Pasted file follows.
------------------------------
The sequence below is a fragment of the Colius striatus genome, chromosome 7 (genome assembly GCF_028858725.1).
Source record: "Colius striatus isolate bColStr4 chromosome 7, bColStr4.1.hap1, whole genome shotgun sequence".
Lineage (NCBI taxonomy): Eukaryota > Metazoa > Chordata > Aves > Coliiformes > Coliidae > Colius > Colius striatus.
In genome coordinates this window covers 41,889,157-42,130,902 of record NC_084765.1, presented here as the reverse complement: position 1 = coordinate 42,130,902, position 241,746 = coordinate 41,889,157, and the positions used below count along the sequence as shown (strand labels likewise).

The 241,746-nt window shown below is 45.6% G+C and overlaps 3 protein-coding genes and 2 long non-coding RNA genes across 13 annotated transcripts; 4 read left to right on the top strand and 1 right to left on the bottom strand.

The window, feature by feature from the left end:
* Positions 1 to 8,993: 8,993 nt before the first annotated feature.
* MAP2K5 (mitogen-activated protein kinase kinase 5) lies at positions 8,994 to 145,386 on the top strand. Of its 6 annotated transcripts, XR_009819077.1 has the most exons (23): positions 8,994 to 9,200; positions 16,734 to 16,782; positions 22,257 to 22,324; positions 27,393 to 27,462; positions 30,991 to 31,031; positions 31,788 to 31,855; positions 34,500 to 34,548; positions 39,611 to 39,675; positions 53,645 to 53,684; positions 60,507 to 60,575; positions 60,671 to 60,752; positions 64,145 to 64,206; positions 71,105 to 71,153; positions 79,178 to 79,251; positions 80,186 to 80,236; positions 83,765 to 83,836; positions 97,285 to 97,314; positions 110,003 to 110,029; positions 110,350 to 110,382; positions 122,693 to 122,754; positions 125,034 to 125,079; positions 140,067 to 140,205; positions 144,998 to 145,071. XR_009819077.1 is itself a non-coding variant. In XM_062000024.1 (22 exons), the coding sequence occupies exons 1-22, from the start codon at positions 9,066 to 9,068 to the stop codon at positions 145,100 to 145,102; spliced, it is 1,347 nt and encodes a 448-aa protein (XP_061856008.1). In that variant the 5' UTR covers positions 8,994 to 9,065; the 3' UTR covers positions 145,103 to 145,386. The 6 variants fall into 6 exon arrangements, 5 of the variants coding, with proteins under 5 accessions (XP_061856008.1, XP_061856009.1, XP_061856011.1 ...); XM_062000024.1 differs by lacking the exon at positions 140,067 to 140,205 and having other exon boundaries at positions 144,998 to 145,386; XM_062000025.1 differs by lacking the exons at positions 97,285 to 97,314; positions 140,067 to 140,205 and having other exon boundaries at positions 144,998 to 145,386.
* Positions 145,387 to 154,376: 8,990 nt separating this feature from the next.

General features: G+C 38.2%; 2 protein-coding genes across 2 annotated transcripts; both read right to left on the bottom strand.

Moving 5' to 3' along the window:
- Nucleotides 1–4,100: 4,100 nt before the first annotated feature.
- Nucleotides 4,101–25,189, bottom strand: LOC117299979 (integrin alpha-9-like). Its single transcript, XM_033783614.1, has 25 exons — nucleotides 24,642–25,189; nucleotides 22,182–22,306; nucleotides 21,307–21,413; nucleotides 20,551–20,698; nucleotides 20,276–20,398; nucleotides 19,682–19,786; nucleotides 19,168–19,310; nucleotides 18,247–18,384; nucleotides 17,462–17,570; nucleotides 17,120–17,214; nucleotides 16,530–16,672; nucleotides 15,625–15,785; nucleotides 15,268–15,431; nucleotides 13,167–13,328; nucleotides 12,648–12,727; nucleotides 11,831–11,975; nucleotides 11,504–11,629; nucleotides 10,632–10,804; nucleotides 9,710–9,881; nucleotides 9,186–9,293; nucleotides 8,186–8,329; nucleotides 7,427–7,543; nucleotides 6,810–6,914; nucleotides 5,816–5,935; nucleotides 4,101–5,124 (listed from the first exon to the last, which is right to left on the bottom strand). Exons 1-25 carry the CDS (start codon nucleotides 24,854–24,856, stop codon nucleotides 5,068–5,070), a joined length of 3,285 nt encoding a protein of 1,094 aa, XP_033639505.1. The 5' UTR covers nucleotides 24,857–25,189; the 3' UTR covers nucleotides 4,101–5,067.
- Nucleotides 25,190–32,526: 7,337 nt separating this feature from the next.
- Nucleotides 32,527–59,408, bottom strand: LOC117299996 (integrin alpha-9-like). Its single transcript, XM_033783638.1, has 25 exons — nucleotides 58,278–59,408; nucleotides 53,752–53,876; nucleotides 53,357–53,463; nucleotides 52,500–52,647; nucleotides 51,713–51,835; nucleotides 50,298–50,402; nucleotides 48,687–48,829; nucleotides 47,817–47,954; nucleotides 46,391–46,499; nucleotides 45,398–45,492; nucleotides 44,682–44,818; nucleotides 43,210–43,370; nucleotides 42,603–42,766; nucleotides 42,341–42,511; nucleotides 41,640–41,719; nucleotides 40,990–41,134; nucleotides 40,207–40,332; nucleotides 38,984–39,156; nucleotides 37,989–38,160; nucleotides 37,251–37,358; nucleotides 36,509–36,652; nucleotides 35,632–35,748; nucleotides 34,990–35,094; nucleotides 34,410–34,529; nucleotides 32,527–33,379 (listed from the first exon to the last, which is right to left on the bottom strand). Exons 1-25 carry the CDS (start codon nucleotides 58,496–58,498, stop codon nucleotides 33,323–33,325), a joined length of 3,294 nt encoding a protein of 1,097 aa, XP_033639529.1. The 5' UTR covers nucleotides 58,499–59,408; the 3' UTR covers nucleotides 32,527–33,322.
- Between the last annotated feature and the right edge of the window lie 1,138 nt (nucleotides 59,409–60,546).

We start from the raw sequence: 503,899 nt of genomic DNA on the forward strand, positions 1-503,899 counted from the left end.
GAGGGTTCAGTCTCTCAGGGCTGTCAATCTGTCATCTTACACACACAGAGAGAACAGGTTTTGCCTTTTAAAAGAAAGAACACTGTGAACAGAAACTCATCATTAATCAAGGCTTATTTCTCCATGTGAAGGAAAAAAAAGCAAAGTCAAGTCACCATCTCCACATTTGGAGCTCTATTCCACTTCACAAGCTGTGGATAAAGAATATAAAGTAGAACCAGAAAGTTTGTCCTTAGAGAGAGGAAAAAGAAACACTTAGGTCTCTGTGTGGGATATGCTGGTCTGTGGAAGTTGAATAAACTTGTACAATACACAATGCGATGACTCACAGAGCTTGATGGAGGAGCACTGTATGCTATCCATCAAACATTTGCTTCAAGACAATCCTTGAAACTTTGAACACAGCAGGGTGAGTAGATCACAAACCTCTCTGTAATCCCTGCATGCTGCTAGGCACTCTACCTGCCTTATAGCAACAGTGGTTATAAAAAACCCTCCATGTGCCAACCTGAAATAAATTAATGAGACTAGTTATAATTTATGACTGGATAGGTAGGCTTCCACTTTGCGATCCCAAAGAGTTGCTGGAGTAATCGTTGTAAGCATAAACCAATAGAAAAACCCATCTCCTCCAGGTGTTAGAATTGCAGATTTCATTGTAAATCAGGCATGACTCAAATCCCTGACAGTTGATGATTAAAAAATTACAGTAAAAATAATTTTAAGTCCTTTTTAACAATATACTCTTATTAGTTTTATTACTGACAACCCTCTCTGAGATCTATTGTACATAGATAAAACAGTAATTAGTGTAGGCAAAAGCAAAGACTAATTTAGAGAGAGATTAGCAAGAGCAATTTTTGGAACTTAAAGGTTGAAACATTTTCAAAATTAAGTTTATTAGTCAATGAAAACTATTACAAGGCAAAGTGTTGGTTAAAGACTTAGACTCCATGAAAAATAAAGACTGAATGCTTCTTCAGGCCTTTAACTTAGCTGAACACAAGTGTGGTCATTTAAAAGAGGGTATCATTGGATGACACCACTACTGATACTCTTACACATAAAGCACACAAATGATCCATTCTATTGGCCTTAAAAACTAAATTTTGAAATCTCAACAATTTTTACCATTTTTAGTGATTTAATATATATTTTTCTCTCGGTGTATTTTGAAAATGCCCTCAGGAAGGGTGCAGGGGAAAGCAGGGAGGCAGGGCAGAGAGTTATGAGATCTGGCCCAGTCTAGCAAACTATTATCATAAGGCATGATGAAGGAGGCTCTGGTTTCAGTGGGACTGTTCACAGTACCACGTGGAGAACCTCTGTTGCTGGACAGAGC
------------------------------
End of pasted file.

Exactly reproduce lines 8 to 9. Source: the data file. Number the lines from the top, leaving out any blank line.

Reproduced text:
* MAP2K5 (mitogen-activated protein kinase kinase 5) lies at positions 8,994 to 145,386 on the top strand. Of its 6 annotated transcripts, XR_009819077.1 has the most exons (23): positions 8,994 to 9,200; positions 16,734 to 16,782; positions 22,257 to 22,324; positions 27,393 to 27,462; positions 30,991 to 31,031; positions 31,788 to 31,855; positions 34,500 to 34,548; positions 39,611 to 39,675; positions 53,645 to 53,684; positions 60,507 to 60,575; positions 60,671 to 60,752; positions 64,145 to 64,206; positions 71,105 to 71,153; positions 79,178 to 79,251; positions 80,186 to 80,236; positions 83,765 to 83,836; positions 97,285 to 97,314; positions 110,003 to 110,029; positions 110,350 to 110,382; positions 122,693 to 122,754; positions 125,034 to 125,079; positions 140,067 to 140,205; positions 144,998 to 145,071. XR_009819077.1 is itself a non-coding variant. In XM_062000024.1 (22 exons), the coding sequence occupies exons 1-22, from the start codon at positions 9,066 to 9,068 to the stop codon at positions 145,100 to 145,102; spliced, it is 1,347 nt and encodes a 448-aa protein (XP_061856008.1). In that variant the 5' UTR covers positions 8,994 to 9,065; the 3' UTR covers positions 145,103 to 145,386. The 6 variants fall into 6 exon arrangements, 5 of the variants coding, with proteins under 5 accessions (XP_061856008.1, XP_061856009.1, XP_061856011.1 ...); XM_062000024.1 differs by lacking the exon at positions 140,067 to 140,205 and having other exon boundaries at positions 144,998 to 145,386; XM_062000025.1 differs by lacking the exons at positions 97,285 to 97,314; positions 140,067 to 140,205 and having other exon boundaries at positions 144,998 to 145,386.
* Positions 145,387 to 154,376: 8,990 nt separating this feature from the next.